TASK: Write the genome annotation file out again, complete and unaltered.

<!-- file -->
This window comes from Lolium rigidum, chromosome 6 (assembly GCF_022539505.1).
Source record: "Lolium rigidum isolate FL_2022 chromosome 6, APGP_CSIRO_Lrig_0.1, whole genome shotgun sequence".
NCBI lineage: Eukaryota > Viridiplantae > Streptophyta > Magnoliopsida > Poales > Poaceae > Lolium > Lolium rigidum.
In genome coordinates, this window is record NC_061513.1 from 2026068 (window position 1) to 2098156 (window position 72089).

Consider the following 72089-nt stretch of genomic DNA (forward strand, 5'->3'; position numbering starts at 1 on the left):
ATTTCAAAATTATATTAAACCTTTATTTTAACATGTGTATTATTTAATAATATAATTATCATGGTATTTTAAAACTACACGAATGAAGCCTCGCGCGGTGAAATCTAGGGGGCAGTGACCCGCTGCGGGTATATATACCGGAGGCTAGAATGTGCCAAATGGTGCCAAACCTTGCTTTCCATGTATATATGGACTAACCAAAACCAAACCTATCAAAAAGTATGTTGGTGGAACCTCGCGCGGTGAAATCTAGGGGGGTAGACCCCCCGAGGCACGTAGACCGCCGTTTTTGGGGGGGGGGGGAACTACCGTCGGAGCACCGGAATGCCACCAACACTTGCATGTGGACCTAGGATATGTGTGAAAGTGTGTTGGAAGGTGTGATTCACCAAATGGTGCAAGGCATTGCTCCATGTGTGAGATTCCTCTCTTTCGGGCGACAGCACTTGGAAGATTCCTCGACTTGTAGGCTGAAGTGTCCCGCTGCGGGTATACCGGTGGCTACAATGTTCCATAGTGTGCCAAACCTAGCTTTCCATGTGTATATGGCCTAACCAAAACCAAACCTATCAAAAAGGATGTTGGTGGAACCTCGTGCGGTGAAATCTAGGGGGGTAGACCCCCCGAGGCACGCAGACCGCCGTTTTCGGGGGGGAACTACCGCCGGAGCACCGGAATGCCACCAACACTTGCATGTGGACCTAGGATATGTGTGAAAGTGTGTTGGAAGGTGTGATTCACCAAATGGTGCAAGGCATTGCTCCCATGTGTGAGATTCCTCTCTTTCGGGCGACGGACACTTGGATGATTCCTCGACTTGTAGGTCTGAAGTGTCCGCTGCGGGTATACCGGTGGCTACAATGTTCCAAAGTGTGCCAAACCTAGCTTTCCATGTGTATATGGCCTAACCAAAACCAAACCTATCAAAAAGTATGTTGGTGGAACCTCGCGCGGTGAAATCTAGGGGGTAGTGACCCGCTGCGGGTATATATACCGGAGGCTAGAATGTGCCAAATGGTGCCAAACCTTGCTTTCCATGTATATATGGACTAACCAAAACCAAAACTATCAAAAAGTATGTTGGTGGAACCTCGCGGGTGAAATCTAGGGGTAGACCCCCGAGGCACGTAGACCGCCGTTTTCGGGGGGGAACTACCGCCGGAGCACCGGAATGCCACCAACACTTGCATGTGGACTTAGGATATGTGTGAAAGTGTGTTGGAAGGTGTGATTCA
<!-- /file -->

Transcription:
This window comes from Lolium rigidum, chromosome 6 (assembly GCF_022539505.1).
Source record: "Lolium rigidum isolate FL_2022 chromosome 6, APGP_CSIRO_Lrig_0.1, whole genome shotgun sequence".
NCBI lineage: Eukaryota > Viridiplantae > Streptophyta > Magnoliopsida > Poales > Poaceae > Lolium > Lolium rigidum.
In genome coordinates, this window is record NC_061513.1 from 2026068 (window position 1) to 2098156 (window position 72089).

Consider the following 72089-nt stretch of genomic DNA (forward strand, 5'->3'; position numbering starts at 1 on the left):
ATTTCAAAATTATATTAAACCTTTATTTTAACATGTGTATTATTTAATAATATAATTATCATGGTATTTTAAAACTACACGAATGAAGCCTCGCGCGGTGAAATCTAGGGGGCAGTGACCCGCTGCGGGTATATATACCGGAGGCTAGAATGTGCCAAATGGTGCCAAACCTTGCTTTCCATGTATATATGGACTAACCAAAACCAAACCTATCAAAAAGTATGTTGGTGGAACCTCGCGCGGTGAAATCTAGGGGGGTAGACCCCCCGAGGCACGTAGACCGCCGTTTTTGGGGGGGGGGGGAACTACCGTCGGAGCACCGGAATGCCACCAACACTTGCATGTGGACCTAGGATATGTGTGAAAGTGTGTTGGAAGGTGTGATTCACCAAATGGTGCAAGGCATTGCTCCATGTGTGAGATTCCTCTCTTTCGGGCGACAGCACTTGGAAGATTCCTCGACTTGTAGGCTGAAGTGTCCCGCTGCGGGTATACCGGTGGCTACAATGTTCCATAGTGTGCCAAACCTAGCTTTCCATGTGTATATGGCCTAACCAAAACCAAACCTATCAAAAAGGATGTTGGTGGAACCTCGTGCGGTGAAATCTAGGGGGGTAGACCCCCCGAGGCACGCAGACCGCCGTTTTCGGGGGGGAACTACCGCCGGAGCACCGGAATGCCACCAACACTTGCATGTGGACCTAGGATATGTGTGAAAGTGTGTTGGAAGGTGTGATTCACCAAATGGTGCAAGGCATTGCTCCCATGTGTGAGATTCCTCTCTTTCGGGCGACGGACACTTGGATGATTCCTCGACTTGTAGGTCTGAAGTGTCCGCTGCGGGTATACCGGTGGCTACAATGTTCCAAAGTGTGCCAAACCTAGCTTTCCATGTGTATATGGCCTAACCAAAACCAAACCTATCAAAAAGTATGTTGGTGGAACCTCGCGCGGTGAAATCTAGGGGGTAGTGACCCGCTGCGGGTATATATACCGGAGGCTAGAATGTGCCAAATGGTGCCAAACCTTGCTTTCCATGTATATATGGACTAACCAAAACCAAAACTATCAAAAAGTATGTTGGTGGAACCTCGCGGGTGAAATCTAGGGGTAGACCCCCGAGGCACGTAGACCGCCGTTTTCGGGGGGGAACTACCGCCGGAGCACCGGAATGCCACCAACACTTGCATGTGGACTTAGGATATGTGTGAAAGTGTGTTGGAAGGTGTGATTCA